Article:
The ICANN is a new, quasi-governmental internet-regulating body, and its Policy (approved on October 24, 1999) provides for a "mandatory administrative proceeding" in disputes between domain name owners and trademark owners and purportedly applies to every domain name registrant who registers its domain names through an ICANN-accredited registrar.[1] Armitage contends that it did not agree to the administrative proceeding and thus cannot be compelled to participate in it. However, Armitage will participate if we declare that the proceeding is non-binding, that we owe no deference to the proceeding, and that WIPO, ICANN, and Network Solutions, Inc. (Armitage's ICANN-accredited registrar) cannot take any action adverse to Armitage until this matter is resolved in this Court.

No federal court has yet considered the legal effect of a WIPO proceeding. However, the ICANN Policy and its accompanying rules do contemplate the possibility of parallel proceedings in federal court. First, the Policy provides that ICANN will cancel or transfer domain name registrations upon "our receipt of an order from a court ... of competent jurisdiction, requiring such action; and/or ... our receipt of a decision of an Administrative Panel requiring such action in any administrative proceeding ... conducted under this Policy." ICANN Policy at ¶ 3. Also, the procedural rules governing the Policy provide that if legal proceedings are initiated prior to or during an administrative proceeding with regard to a domain name dispute that is the subject of the administrative complaint, the panel has the discretion to decide whether to suspend or terminate the administrative proceeding or whether to proceed and make a decision. Uniform Domain Name Dispute Resolution Rules, at ¶ 18.[2] And the language of the Policy suggests that the administrative panels' decisions are not intended to be binding on federal courts. For example, under the heading "Availability of Court Proceedings," the ICANN Policy provides:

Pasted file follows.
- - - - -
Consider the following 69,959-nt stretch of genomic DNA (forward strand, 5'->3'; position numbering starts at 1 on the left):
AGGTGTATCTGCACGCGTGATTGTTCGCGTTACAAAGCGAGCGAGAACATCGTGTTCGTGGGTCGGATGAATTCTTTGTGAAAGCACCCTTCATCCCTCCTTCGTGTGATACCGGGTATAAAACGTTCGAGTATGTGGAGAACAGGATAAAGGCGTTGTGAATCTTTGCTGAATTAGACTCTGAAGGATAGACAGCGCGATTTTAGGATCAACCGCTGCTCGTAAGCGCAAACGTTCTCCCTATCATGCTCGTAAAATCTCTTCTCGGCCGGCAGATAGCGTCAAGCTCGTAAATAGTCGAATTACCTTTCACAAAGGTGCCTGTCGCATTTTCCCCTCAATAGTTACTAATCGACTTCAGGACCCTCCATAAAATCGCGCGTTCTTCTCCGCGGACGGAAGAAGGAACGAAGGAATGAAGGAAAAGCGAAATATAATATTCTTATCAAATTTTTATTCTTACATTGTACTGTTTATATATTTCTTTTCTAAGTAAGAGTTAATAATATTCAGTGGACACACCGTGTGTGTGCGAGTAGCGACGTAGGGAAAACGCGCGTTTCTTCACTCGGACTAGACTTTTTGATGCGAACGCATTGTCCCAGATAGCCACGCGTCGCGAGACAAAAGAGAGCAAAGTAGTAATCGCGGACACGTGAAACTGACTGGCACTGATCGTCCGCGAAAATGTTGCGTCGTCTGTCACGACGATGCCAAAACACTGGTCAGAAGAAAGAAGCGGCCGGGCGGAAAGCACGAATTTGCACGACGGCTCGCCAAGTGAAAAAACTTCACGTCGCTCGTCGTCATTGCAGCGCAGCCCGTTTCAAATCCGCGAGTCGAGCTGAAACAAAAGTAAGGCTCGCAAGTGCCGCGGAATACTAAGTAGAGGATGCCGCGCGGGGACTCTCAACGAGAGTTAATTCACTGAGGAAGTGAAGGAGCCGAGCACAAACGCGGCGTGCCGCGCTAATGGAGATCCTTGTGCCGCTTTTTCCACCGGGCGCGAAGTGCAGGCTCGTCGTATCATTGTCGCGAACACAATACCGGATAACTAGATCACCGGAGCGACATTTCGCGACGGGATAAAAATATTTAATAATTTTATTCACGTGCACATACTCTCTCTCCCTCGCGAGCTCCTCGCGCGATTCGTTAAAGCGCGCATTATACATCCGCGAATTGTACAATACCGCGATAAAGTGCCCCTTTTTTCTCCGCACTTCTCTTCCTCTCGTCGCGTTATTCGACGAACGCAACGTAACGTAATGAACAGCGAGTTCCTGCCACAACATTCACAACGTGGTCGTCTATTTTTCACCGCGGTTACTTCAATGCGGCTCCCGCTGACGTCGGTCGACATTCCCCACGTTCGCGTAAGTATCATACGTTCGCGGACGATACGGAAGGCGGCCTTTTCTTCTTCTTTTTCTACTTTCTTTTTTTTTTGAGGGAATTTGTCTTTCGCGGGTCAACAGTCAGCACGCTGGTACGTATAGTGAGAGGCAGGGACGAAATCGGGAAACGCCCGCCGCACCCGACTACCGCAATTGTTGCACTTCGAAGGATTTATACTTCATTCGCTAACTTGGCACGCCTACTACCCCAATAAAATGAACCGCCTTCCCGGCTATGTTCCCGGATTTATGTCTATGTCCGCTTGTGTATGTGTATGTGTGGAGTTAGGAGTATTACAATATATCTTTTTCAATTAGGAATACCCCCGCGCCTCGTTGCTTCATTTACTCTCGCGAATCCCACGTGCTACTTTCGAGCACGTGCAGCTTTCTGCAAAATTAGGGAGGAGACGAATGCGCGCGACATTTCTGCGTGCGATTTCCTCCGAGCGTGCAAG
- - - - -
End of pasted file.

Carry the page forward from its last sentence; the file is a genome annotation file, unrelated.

[2] The mandatory administrative proceeding requirements set forth in Paragraph 4 shall not prevent either you or the complainant from submitting the dispute to a court of competent jurisdiction for independent resolution before such mandatory administrative proceeding is commenced or after such proceeding is concluded. If an Administrative Panel decides that your domain name registration should be canceled or transferred, we will wait ten (10) business days ... before implementing that decision. We will then implement the decision unless we have received from you during that ten (10) business day period official documentation (such as a copy of a complaint, file-stamped by the clerk of the court) that you have commenced a lawsuit against the complainant in a jurisdiction to which the complainant has submitted ... If we receive such documentation within the ten (10) business day period, we will not implement the Administrative Panel's decision, and we will take no further action, until we receive (i) evidence satisfactory to us of a resolution between the parties; (ii) evidence satisfactory to us that your lawsuit has been dismissed or withdrawn; or (iii) a copy of an order from such court dismissing your lawsuit or ordering that you do not have the right to continue to use your domain name.